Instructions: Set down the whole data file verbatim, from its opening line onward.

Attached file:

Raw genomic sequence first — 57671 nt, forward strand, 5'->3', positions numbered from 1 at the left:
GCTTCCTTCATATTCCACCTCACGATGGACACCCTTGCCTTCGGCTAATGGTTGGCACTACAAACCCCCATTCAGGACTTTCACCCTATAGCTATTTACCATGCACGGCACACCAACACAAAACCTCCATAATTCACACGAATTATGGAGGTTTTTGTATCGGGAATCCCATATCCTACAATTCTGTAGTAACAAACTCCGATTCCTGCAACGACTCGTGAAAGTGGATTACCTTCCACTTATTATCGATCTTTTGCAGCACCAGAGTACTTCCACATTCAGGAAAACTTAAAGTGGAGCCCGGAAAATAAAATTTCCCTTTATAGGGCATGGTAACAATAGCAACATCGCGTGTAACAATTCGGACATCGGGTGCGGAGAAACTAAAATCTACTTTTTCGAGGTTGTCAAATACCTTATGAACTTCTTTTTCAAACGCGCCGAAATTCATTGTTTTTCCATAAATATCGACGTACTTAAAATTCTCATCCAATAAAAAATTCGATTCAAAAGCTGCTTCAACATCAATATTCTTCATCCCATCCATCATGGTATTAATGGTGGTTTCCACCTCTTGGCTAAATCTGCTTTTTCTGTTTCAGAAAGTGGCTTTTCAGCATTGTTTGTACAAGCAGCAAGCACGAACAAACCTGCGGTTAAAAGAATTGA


Raw genomic sequence first — 57671 nt, forward strand, 5'->3', positions numbered from 1 at the left:
GCTTCCTTCATATTCCACCTCACGATGGACACCCTTGCCTTCGGCTAATGGTTGGCACTACAAACCCCCATTCAGGACTTTCACCCTATAGCTATTTACCATGCACGGCACACCAACACAAAACCTCCATAATTCACACGAATTATGGAGGTTTTTGTATCGGGAATCCCATATCCTACAATTCTGTAGTAACAAACTCCGATTCCTGCAACGACTCGTGAAAGTGGATTACCTTCCACTTATTATCGATCTTTTGCAGCACCAGAGTACTTCCACATTCAGGAAAACTTAAAGTGGAGCCCGGAAAATAAAATTTCCCTTTATAGGGCATGGTAACAATAGCAACATCGCGTGTAACAATTCGGACATCGGGTGCGGAGAAACTAAAATCTACTTTTTCGAGGTTGTCAAATACCTTATGAACTTCTTTTTCAAACGCGCCGAAATTCATTGTTTTTCCATAAATATCGACGTACTTAAAATTCTCATCCAATAAAAAATTCGATTCAAAAGCTGCTTCAACATCAATATTCTTCATCCCATCCATCATGGTATTAATGGTGGTTTCCACCTCTTGGCTAAATCTGCTTTTTCTGTTTCAGAAAGTGGCTTTTCAGCATTGTTTGTACAAGCAGCAAGCACGAACAAACCTGCGGTTAAAAGAATTGA